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Dell's Compellent Deal Should Hurt, Not Kill, EMC Relationship

Dell's proposed acquisition of Compellent Technologies should mean that the EMC Clariion relationship, which took a big hit with Dell's acquisition of EqualLogic and suffered another body blow when Dell lost out to Hewlett-Packard in the 3Par bidding war, is pretty much over. Dell is seeking to acquire all outstanding common stock of Compellent for $27.50 per share, a deal valued at more than $800 million.

During the Oct. 19 conference call to discuss its Q3 earnings, EMC executives said the Dell relationship had suffered a setback because of the 3Par move and that the Clariion line was only holding its own, after being hit by Dell moving onto EqualLogic.

Just over two weeks ago, Compellent announced plans to reach out from its SMB base with enterprise-friendly enhancements to its storage management software, such as server virtualization integration. It also announced a new controller platform that supports everything from FCoE to 10Gb iSCSI, and from 6Gbps SAS drives to a 2.5-inch 24-bay enclosure. Compellent also announced the release of Live Volume software, which acts as a storage hypervisor and addresses a number of data mobility issues, including moving storage for application changes, maintenance, planned outages, load balancing and disaster avoidance.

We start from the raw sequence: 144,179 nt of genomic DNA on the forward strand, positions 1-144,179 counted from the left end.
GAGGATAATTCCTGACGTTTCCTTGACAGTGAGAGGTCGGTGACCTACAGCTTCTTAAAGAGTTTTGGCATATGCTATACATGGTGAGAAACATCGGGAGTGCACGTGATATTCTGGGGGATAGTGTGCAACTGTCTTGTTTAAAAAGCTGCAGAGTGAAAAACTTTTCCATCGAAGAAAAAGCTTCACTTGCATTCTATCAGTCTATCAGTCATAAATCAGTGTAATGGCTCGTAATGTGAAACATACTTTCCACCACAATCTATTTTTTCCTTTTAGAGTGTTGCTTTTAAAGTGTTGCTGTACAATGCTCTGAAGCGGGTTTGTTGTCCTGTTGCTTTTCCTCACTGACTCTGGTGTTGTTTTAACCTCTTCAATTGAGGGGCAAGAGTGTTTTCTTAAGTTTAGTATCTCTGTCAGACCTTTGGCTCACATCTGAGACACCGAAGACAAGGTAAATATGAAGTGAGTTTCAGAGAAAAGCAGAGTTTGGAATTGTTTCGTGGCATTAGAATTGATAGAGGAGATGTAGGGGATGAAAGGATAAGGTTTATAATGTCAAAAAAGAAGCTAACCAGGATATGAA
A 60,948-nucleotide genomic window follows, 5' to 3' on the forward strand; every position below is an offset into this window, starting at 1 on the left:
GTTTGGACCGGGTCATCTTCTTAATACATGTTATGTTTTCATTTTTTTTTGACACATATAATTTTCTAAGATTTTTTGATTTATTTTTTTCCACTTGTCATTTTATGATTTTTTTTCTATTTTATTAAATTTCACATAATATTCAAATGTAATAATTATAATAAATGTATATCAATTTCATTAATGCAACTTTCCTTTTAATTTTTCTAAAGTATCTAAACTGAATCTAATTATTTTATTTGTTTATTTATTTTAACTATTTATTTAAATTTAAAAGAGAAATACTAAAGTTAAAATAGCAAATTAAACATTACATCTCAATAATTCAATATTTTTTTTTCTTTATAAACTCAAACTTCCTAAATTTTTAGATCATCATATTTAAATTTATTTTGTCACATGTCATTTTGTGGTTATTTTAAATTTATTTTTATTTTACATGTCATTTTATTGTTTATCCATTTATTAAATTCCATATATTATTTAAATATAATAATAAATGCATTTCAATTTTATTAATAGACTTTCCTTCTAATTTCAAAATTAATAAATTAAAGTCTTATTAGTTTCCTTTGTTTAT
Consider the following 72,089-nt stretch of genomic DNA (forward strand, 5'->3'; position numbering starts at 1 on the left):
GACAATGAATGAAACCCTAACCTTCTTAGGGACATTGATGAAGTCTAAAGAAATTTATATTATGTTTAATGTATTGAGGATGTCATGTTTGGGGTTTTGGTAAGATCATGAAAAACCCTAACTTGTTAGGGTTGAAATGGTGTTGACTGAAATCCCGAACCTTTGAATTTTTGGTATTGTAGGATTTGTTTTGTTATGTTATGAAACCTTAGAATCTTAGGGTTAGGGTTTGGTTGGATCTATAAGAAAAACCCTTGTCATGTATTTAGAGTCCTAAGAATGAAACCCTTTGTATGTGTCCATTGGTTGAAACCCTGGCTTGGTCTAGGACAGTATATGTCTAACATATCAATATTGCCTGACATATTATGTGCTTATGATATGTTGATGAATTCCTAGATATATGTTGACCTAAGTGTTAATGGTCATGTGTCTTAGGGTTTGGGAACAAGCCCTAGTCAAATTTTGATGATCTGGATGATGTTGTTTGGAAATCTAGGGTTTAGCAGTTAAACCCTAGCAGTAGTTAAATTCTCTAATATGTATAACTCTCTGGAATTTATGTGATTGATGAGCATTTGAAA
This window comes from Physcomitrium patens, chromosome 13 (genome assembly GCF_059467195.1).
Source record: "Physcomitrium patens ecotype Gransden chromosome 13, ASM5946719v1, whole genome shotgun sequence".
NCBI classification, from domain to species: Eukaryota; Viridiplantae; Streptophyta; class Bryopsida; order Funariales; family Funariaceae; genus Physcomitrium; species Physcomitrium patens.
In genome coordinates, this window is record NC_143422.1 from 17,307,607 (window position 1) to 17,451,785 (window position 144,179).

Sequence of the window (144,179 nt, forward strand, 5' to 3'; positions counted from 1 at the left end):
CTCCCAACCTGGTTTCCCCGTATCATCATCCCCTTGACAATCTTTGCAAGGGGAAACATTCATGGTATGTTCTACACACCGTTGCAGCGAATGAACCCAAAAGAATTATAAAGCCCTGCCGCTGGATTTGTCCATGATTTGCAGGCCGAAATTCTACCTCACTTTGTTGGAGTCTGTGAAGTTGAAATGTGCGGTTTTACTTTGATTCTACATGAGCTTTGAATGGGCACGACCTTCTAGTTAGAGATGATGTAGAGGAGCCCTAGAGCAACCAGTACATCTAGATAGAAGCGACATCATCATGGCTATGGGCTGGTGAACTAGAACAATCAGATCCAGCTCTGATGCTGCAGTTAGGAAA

According to a number of analysts, the pending Compellent deal is good news for Dell and bad news for EMC. "I'm a big Compellent fan," says Howard Marks, chief scientist at Networks Are Our Lives. "Storage Center is a good fit for the Dell customer base. It's a step up from EqualLogic in scale up." Since Storage Center is a direct competitor to Clariion, it will not have a positive effect on the EMC relationship, he adds.  "However, Dell sells a reasonable amount of Symmetrix, and Dell will continue to. Despite Compellent's aspirations to enterprise scale, Storage Center isn't Symmetrix or even 3Par scale."

Deni Connor, principal analyst at Storage Strategies NOW, says the Compellent acquisition would allow Dell its own mid-range SAN. "It will also signal a death knell to Dell's relationship with EMC for Clariion storage."

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